Pathological effects of glyoxalase I inhibition in SH-SY5Y neuroblastoma cells
Kuhla, Björn, Lüth, Hans-Joachim, Haferburg, Dietrich, Weick, Michael, Reichenbach, Andreas, Arendt, Thomas, and Münch, Gerald (2006) Pathological effects of glyoxalase I inhibition in SH-SY5Y neuroblastoma cells. Journal of Neuroscience Research, 83 (8). pp. 1591-1600.
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View at Publisher Website: http://dx.doi.org/10.1002/jnr.20838
In Alzheimer's disease (AD), in aging, and under conditions of oxidative stress, the levels of reactive carbonyl compounds continuously increase. Accumulating carbonyl levels might be caused by an impaired enzymatic detoxification system. The major dicarbonyl detoxifying system is the glyoxalase system, which removes methylglyoxal in order to minimize cellular impairment. Although a reduced activity of glyoxalase I was evident in aging brains, it is not known how raising the intracellular methylglyoxal level influences neuronal function and the phosphorylation pattern of tau protein, which is known to be abnormally hyperphosphorylated in AD. To simulate a reduced glyoxalase I activity, we applied an inhibitor of glyoxalase I, p-bromobenzylglutathione cyclopentyl diester (pBrBzGSCp2), to SH-SY5Y neuroblastoma cells to induce chronically elevated methylglyoxal concentrations. We have shown that 10 μM pBrBzGSCp2 leads to a fourfold elevation of the methylglyoxal level after 24 hr. In addition, glyoxalase I inhibition leads to reduced cell viability, strongly retracted neuritis, increase in [Ca2+]i, and activation of caspase-3. However, pBrBzGSCp2 did not lead to tau "hyper"-phosphorylation despite activation of p38 mitogen-activated protein kinase and c-Jun NH2-terminal kinase but rather activated protein phosphatases 2 and induced tau dephosphorylation at the Ser202/Thr205 and Ser396/Ser404 epitopes. Preincubation with the carbonyl scavenger aminoguanidine prevented tau dephosphorylation, indicating the specific effect of methylglyoxal. Also, pretreatment with the inhibitor okadaic acid prevented tau dephosphorylation, indicating that methylglyoxal activates PP-2A. In summary, our data suggest that a reduced glyoxalase I activity mimics some changes associated with neurodegeneration, such as neurite retraction and apoptotic cell death.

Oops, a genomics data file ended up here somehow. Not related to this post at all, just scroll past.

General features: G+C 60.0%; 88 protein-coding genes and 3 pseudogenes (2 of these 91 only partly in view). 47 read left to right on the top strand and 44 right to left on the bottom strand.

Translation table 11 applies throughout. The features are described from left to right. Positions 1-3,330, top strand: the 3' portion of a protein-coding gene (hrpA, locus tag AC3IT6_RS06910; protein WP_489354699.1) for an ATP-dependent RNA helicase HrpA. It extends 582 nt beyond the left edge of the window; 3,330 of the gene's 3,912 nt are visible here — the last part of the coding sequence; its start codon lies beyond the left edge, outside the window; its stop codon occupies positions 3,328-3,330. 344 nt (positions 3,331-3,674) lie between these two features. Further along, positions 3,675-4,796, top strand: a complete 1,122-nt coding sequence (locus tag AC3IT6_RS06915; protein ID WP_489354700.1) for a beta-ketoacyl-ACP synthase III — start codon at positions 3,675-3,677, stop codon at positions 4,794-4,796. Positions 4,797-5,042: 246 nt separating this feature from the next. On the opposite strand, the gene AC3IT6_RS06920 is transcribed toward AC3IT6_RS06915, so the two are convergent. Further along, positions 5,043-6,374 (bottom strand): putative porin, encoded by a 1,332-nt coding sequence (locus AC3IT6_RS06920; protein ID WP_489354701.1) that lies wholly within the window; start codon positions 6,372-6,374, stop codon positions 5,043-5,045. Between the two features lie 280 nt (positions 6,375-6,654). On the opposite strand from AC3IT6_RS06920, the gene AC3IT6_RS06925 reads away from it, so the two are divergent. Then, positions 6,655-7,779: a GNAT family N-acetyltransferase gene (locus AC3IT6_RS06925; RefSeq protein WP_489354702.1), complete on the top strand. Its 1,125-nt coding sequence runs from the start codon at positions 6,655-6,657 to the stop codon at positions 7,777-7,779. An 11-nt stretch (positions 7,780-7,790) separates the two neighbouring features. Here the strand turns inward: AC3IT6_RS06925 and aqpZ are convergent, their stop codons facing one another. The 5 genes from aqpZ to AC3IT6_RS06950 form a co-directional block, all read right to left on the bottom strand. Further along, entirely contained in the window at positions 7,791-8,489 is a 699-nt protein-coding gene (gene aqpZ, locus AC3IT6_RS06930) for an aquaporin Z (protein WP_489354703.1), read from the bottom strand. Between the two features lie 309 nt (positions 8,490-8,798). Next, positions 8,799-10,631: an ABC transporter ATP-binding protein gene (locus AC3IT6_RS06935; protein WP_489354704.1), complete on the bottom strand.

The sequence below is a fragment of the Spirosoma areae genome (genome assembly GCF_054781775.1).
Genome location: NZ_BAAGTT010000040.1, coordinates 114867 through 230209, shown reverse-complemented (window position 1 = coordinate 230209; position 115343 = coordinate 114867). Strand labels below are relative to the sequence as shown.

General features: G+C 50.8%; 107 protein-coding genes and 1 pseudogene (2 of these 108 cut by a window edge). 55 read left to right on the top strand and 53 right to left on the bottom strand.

|Item Type:||Article (Refereed Research - C1)|
|Keywords:||Alzheimer's Disease; glyxoalase; methylglyoxal; oxidative stress; okadaic acid|
|FoR Codes:||06 BIOLOGICAL SCIENCES > 0601 Biochemistry and Cell Biology > 060104 Cell Metabolism @ 100%|
|SEO Codes:||92 HEALTH > 9201 Clinical Health (Organs, Diseases and Abnormal Conditions) > 920111 Nervous System and Disorders @ 100%|
|Deposited On:||23 Sep 2009 16:14|
|Last Modified:||21 May 2013 00:38|
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|Citation Counts with External Providers:||Web of Science: 15|
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